The House


Vic Mensa

Trendspotting is a tricky enterprise. Styles, gimmicks, and pop formulas quickly come and go; it's more about finding patterns. One theme that emerged over and over this year was the music video that offered a behind-the-scenes, sometimes meta, look at image-making. Beyond the clips that made our list, like Cashmere Cat's "Wedding Bells" and Odesza's "Say My Name," which cleverly underlined the function of the single as an album trailer and examined the line between fiction and reality, respectively, runners up Philip Segway's "Coming Up for Air" and Hawk House's "Chill Pill (Experiment 2)" provided literal glimpses into how moving images are shaped, while OK Go's "I Won't Let You Down" and Clipping's "Work Work" made it impossible to ignore the technical agility with which they were created. The practical ins and out of cinema, however, weren't the only topics deconstructed by artists and video directors this year: DJ Snake and Lil Jon's "Turn Down for What" explored the unexplained impetus behind the urge to move, Vic Mensa's "Down on My Luck" dissected the consequences of impulse, and material girl Brooke Candy's "Opulence" spotlighted the obscenity of excess. And while we'd be remiss not to mention 2014's other "big" trend (on proud display in Nicki Minaj's "Anaconda," Mastodon's "The Motherload," Arca's "Thievery," Kylie Minogue's "Sexercise," and of course, Jennifer Lopez and Iggy Azalea's "Booty"), there just wasn't room for all that donk on our list.

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TAGS: brooke candy opulence, cashmere cat, chill pill experiment 2, clipping, coming up for air, dj snake, down on my luck, hawk house, i won't let you down, Lil Jon, odesza, ok go, philip segway, say my name, turn down for what, vic mensa, wedding bells, work work


Black Mirror

Christmastime ghost stories gained popularity in the Victorian period, their appeal often attributed to the rise of the periodical press. Perhaps the most famous of these, Charles Dickens's A Christmas Carol, was published in 1843, and Charlie Brooker follows in the tradition with his signature black humor and bleak outlook in the U.K. series Black Mirror's Christmas special, "A White Christmas." The episode successfully satirizes not only our technology-driven present, but the whole notion of yuletide storytelling: of subjectivity, of consciousness, of reliable narration.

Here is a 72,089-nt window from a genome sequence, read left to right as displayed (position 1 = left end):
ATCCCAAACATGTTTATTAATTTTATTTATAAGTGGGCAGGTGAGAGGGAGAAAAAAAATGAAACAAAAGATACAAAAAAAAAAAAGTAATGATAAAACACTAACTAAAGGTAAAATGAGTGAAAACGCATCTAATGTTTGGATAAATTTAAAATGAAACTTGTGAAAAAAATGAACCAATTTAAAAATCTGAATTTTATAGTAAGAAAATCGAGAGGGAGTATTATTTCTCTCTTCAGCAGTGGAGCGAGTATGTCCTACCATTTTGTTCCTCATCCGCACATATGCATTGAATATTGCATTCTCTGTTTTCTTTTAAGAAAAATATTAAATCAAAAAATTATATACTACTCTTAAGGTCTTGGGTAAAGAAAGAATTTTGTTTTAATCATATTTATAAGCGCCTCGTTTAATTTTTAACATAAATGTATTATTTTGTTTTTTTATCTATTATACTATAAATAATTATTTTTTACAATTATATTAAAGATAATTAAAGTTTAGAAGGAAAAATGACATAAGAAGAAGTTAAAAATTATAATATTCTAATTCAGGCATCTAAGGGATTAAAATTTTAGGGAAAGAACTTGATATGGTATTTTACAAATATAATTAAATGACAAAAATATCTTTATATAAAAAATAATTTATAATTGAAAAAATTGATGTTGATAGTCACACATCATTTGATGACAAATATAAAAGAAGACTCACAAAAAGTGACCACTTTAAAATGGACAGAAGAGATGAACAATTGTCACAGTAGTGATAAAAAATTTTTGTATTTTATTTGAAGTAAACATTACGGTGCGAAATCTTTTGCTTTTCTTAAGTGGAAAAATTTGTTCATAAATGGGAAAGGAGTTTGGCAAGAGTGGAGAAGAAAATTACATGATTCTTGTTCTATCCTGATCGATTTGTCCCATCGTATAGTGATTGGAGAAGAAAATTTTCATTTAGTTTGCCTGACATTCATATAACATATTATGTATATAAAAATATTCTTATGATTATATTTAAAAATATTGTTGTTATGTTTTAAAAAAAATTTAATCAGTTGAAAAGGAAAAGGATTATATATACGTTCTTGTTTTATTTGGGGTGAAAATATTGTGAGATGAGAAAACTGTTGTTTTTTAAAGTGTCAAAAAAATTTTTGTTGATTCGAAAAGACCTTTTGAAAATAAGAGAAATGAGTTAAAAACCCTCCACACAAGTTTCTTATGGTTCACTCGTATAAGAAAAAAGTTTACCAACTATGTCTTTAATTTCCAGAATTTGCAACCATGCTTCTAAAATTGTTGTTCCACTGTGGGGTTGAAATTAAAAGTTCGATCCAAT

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TAGS: a christmas carol, a white christmas, black mirror, charles dickens, charlie brooker, jon hamm, oona chaplin, Rafe Spall, rory kinnear, the twilight zone


Michelle MacLaren

1. "The Other Wonder Woman." Matt Zoller Seitz on why Michelle MacLaren is the best director on TV.

"Her visual chops are undeniable, but the managerial skills she honed while toiling on the logistical side of showbiz are an equally important part of her success. TV is art made under pressure. Big Hollywood films might shoot for months; TV dramas typically shoot entire episodes in two weeks. A producer is both a diplomat and an enforcer, overseeing the logistical and financial aspects of a shoot while negotiating truces between prickly artists and telling them 'No' without crushing their spirits. MacLaren approaches the job with a stoic unflappability leavened by nonchalant Canadian cheer. While managing a second unit on the 1991 mountain-climbing drama K2 in British Columbia, MacLaren asked her mom to FedEx a box containing Halloween decorations, candy, espresso beans, and a grinder, then staged a Halloween party on Mount Waddington. Even with Wonder Woman looming, she's directed the second episode of Better Call Saul and has signed a two-year deal with HBO to develop and oversee new projects. This producer-director hybrid thing is not without its cognitive dissonance, but for the most part, it works: Who better to blow up trains than a woman who spent decades making sure they ran on time?"

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TAGS: better call saul, billboard, glenn kenny, grammy awards, grantland, kareem abdul-jabbar, living for love, madonna, mark harris, matt zoller seitz, Michelle MacLaren, nypd, rebel heart, richard brody, sony, true story, wonder woman


Homeland